The Asian Longhorned beetle (ALB), native to eastern China and Korea, is a wood-boring pest which feeds on a number of hardwood trees, eventually killing them, impacting both urban trees and forested sites. Wildlife habitat will be impacted due to loss of forest shelter and food sources. Industries such as such as lumber, maple syrup, nursery, commercial fruit, and tourism will feel an economic impact.
The first U.S. discovery of ALB was in Brooklyn, NY in 1996 and is believed to have arrived in wood packing material from Asia. The beetle has also been found in Illinois (1998), New Jersey (2002), Massachusetts (2008), Ohio (2011), and most recently, South Carolina (2020). It has not yet been found in Maryland, so let’s get familiar with this insect so we can spot if it does arrive. Because it has no known native predators, if the Asian Longhorned beetle becomes established in the U.S., it has the potential to cause more damage than the Dutch elm disease, chestnut blight, and gypsy moths combined. To see a map a map showing locations of the Asian Longhorned beetle, visit 2020 National ALB Program Overview.
The adult Asian Longhorned beetle is 1 to 1 ½ inches long, shiny black with white spots, and long antennae with black and white bands 1 ½ to 2 ½ times as long as the body, bluish feet (see Figure 1). It’s important not to mistaken this beetle with other insects. There are a number of similar species that one could confuse it with such as Whitespotted sawyer (Monochamus scutellatus). For images and a list of similar species, click on Asian Longhorned Beetle and its SE US Lookalikes.
There is one generation of ALB per year. The adults are present from July to October and later if temperatures are warm. Because ALB can overwinter in multiple life stages, adults emerge at different times. This results in their feeding, mating, and laying eggs throughout the summer and fall. While adult beetle activity is most obvious during the summer and early fall, adults have been seen from April to December. They usually stay on the trees from which they emerged or they will migrate short distances to find a new host to feed and reproduce. While the beetle can fly up to 8.5 miles from the host tree, the average flight distance is 1.4 miles.
Female ALM lay 35-90 eggs. She chews oval to round pits in the bark in which she lays eggs. The egg site in the bark may ooze sap, especially on maples. Eggs hatch into larvae within 10-15 days.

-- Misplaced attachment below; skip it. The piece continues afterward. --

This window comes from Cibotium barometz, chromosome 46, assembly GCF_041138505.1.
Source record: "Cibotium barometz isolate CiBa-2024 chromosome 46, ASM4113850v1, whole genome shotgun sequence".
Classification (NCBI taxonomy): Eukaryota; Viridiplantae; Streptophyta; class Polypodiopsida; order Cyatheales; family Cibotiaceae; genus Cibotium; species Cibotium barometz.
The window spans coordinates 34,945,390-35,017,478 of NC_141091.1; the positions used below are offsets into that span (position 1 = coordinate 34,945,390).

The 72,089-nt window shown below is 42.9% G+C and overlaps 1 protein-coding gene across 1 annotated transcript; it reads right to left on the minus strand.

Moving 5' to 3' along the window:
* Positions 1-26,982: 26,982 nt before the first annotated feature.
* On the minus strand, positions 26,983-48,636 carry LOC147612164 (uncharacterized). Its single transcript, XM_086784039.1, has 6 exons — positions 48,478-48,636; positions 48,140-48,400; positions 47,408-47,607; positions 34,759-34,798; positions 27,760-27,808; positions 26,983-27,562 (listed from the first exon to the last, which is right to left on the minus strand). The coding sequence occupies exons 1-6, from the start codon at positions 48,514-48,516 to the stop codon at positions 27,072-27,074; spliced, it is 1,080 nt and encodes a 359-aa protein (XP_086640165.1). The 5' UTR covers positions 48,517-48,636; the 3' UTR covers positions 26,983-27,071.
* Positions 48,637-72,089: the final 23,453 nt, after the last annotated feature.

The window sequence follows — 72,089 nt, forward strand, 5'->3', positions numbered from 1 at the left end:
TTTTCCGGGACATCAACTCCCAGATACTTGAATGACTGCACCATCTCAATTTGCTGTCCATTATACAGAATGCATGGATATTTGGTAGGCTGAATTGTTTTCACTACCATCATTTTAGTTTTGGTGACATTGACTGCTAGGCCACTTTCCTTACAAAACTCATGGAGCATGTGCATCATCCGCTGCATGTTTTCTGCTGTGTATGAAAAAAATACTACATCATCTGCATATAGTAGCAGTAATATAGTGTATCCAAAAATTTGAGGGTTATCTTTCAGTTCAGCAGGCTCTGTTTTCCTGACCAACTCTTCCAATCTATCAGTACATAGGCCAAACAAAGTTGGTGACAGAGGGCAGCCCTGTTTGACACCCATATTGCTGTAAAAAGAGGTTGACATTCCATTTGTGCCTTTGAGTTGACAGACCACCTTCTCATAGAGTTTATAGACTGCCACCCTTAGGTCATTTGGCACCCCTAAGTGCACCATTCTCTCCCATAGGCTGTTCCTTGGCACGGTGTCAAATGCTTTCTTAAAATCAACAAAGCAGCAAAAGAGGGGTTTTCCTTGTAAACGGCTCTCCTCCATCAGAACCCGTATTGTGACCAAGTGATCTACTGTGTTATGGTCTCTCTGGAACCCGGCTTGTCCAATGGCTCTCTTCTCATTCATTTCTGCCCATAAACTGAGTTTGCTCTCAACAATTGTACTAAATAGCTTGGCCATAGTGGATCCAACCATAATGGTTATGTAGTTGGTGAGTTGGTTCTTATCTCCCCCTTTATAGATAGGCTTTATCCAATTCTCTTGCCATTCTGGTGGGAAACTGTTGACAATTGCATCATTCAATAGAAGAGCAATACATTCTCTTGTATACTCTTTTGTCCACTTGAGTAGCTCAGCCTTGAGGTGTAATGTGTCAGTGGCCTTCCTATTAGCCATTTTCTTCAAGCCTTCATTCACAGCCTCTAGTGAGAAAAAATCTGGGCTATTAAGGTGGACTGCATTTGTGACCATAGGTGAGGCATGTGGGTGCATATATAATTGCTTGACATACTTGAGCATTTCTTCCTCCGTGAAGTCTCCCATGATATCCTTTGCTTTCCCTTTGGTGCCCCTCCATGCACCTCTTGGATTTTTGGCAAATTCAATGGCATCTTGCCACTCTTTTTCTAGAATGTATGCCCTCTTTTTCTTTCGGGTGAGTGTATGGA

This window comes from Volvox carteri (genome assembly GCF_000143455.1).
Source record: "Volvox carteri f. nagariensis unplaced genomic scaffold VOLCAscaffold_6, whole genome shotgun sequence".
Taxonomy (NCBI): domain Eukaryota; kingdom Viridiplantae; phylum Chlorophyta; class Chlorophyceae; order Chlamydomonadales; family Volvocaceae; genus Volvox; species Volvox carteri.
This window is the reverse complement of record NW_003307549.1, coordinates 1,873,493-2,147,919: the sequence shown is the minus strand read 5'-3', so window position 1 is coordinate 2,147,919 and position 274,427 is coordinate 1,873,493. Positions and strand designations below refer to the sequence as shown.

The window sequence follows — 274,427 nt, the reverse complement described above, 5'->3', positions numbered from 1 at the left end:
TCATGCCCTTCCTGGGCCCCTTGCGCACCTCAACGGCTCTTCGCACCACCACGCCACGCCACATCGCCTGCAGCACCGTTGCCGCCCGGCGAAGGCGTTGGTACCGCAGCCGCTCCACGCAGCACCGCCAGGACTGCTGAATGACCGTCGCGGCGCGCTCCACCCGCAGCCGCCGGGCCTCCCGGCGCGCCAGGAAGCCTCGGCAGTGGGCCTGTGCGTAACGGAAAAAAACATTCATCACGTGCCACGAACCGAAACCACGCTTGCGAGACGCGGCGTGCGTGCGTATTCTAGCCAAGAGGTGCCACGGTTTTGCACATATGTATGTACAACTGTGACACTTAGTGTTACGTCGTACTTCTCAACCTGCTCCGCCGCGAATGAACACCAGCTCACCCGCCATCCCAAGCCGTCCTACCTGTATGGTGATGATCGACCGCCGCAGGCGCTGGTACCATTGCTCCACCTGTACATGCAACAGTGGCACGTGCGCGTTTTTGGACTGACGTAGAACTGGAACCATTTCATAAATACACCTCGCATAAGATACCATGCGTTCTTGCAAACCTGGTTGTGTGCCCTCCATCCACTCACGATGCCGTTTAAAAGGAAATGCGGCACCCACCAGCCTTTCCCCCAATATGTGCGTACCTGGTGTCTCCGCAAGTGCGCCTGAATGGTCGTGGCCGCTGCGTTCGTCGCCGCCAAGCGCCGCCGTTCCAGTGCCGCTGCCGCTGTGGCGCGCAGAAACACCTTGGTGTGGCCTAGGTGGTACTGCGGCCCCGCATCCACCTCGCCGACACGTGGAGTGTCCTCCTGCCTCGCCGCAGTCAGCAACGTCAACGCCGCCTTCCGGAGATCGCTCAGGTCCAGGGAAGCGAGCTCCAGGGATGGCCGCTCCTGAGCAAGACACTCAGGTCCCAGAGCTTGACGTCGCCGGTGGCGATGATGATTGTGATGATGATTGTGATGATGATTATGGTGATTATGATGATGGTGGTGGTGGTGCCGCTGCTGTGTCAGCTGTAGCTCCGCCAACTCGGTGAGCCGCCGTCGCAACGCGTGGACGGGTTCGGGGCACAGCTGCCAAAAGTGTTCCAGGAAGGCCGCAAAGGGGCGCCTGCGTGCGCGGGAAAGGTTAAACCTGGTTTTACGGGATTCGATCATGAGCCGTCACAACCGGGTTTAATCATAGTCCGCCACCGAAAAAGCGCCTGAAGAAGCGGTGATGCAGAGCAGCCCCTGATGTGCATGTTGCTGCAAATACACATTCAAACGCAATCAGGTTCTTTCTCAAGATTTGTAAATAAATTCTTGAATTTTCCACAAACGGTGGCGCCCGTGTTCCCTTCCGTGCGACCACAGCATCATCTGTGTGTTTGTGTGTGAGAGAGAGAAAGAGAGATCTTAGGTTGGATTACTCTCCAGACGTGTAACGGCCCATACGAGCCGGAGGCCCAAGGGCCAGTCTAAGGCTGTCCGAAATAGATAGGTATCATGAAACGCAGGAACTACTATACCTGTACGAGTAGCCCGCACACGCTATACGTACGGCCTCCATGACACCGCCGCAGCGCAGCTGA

The larvae tunnel under the bark and feed on living tissue (phloem and cambium) and eventually into the woody tree tissue (xylem) through the fall and winter. They eventually pupate in the wood and emerge through round exit holes the following spring. The exit holes, found in live trees, are perfectly round, 1/4 inch or larger on trunk and branches larger than 1 ½ inches in diameter.
This feeding and burrowing in tree tissue will weaken the tree, causing the tree top to eventually die back and leaves will yellow out of season. Once the pest has sufficiently disrupted those pathways, the infected tree will die.
Another sign to look out for is frass, sawdust-like material or excrement, which may accumulation in branch crotches and around the base of infested trees. In the U.S., the Asian Longhorned beetle is known to attack 29 species of deciduous hardwood trees, preferring maples ,yet will indulge in alders, birches, elms, horse chestnut, poplars, sycamore, and willows.
So, how do you treat it?
Detection and eradication are needed to prevent or minimize the spread of this destructive insect. You are on your way, by learning how to ID an ALB infestation, noting what the egg masses look like, being able to ID those big exit holes, knowing the look alikes, and noting the frass. Also keeping an eye out for the symptoms such as leaf dieback and poor health.
USDA’s Animal and Plant Health Inspection Service is responsible for minimizing ALB’s entry to the U.S. It periodically conducts blitzes at ports-of-entry, extensively inspecting targeted Chinese shipments of solid wood packing materials to check for a variety of invasive species, including ALB.
For urban and residential areas, once detected, cutting, chipping and burning infected trees is the only proven method of control. The most common way the Asian Longhorned beetle spreads is through moving firewood from infected areas, so it is best to not move firewood out of regulated areas. Buy local, use local. If you have unused firewood, burn all of it or leave the wood on site. Of course, this requirement applies to any area with insect pest quarantines.
If you suspect you have found an Asian Longhorned beetle or found evidence of one, even if you are not sure, contact the Maryland Department of Agriculture. Be sure to save the beetle, even if it is already dead. Place the beetle in a secure container. Immediately call MDA at 410-841-5922.
So walk your woods frequently and get you know your trees, take some time to look closely for evidence of the Asian Longhorned beetle and any other forest pests. Remember, early detection is critical and the public must stay vigilant. Keeping your forests healthy benefits Maryland’s ecosystems and all Marylanders.
Recently, the insecticide Imidacloprid has presented good results when injected into individual trees and is increasingly being used in conjunction with other methods to protect trees and eradicate the pest. While two parasitoid wasp species have been identified that parasitize Asian Longhorned beetle larvae, they require more study before approved for release in the U.S. Also being researched is the use of fungal entomopathogens (a fungus that can behave as a parasite of insect, destroying or seriously disabling the insect). However, it has yet to be determined if the desired fungal species is native to North America. Breeding beetle resistant trees is yet another promising strategy.